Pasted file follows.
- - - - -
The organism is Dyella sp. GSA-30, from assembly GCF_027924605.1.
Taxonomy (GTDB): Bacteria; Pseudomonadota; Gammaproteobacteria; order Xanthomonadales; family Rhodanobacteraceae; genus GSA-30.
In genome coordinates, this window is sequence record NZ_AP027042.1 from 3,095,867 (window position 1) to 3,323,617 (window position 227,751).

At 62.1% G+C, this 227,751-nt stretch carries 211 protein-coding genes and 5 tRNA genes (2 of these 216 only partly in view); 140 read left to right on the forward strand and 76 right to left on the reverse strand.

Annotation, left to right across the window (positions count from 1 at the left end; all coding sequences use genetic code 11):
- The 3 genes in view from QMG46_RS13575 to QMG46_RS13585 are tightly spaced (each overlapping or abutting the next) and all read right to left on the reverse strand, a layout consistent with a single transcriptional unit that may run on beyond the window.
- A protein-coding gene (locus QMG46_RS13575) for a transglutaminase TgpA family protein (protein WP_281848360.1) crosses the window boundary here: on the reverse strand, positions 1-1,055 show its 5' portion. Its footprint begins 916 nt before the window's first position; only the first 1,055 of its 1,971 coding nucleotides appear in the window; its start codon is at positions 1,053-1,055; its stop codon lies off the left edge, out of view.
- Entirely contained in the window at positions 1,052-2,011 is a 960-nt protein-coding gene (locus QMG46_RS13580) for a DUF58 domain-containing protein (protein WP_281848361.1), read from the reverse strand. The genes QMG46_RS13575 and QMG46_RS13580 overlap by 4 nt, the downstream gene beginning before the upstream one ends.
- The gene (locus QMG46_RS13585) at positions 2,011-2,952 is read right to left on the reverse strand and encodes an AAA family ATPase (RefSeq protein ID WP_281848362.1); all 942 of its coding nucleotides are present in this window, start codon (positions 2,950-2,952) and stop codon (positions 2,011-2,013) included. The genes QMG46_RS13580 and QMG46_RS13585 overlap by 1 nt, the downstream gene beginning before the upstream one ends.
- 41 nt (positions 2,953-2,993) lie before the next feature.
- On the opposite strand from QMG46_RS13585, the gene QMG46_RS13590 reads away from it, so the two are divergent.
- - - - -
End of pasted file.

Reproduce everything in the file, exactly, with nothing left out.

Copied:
The organism is Dyella sp. GSA-30, from assembly GCF_027924605.1.
Taxonomy (GTDB): Bacteria; Pseudomonadota; Gammaproteobacteria; order Xanthomonadales; family Rhodanobacteraceae; genus GSA-30.
In genome coordinates, this window is sequence record NZ_AP027042.1 from 3,095,867 (window position 1) to 3,323,617 (window position 227,751).

At 62.1% G+C, this 227,751-nt stretch carries 211 protein-coding genes and 5 tRNA genes (2 of these 216 only partly in view); 140 read left to right on the forward strand and 76 right to left on the reverse strand.

Annotation, left to right across the window (positions count from 1 at the left end; all coding sequences use genetic code 11):
- The 3 genes in view from QMG46_RS13575 to QMG46_RS13585 are tightly spaced (each overlapping or abutting the next) and all read right to left on the reverse strand, a layout consistent with a single transcriptional unit that may run on beyond the window.
- A protein-coding gene (locus QMG46_RS13575) for a transglutaminase TgpA family protein (protein WP_281848360.1) crosses the window boundary here: on the reverse strand, positions 1-1,055 show its 5' portion. Its footprint begins 916 nt before the window's first position; only the first 1,055 of its 1,971 coding nucleotides appear in the window; its start codon is at positions 1,053-1,055; its stop codon lies off the left edge, out of view.
- Entirely contained in the window at positions 1,052-2,011 is a 960-nt protein-coding gene (locus QMG46_RS13580) for a DUF58 domain-containing protein (protein WP_281848361.1), read from the reverse strand. The genes QMG46_RS13575 and QMG46_RS13580 overlap by 4 nt, the downstream gene beginning before the upstream one ends.
- The gene (locus QMG46_RS13585) at positions 2,011-2,952 is read right to left on the reverse strand and encodes an AAA family ATPase (RefSeq protein ID WP_281848362.1); all 942 of its coding nucleotides are present in this window, start codon (positions 2,950-2,952) and stop codon (positions 2,011-2,013) included. The genes QMG46_RS13580 and QMG46_RS13585 overlap by 1 nt, the downstream gene beginning before the upstream one ends.
- 41 nt (positions 2,953-2,993) lie before the next feature.
- On the opposite strand from QMG46_RS13585, the gene QMG46_RS13590 reads away from it, so the two are divergent.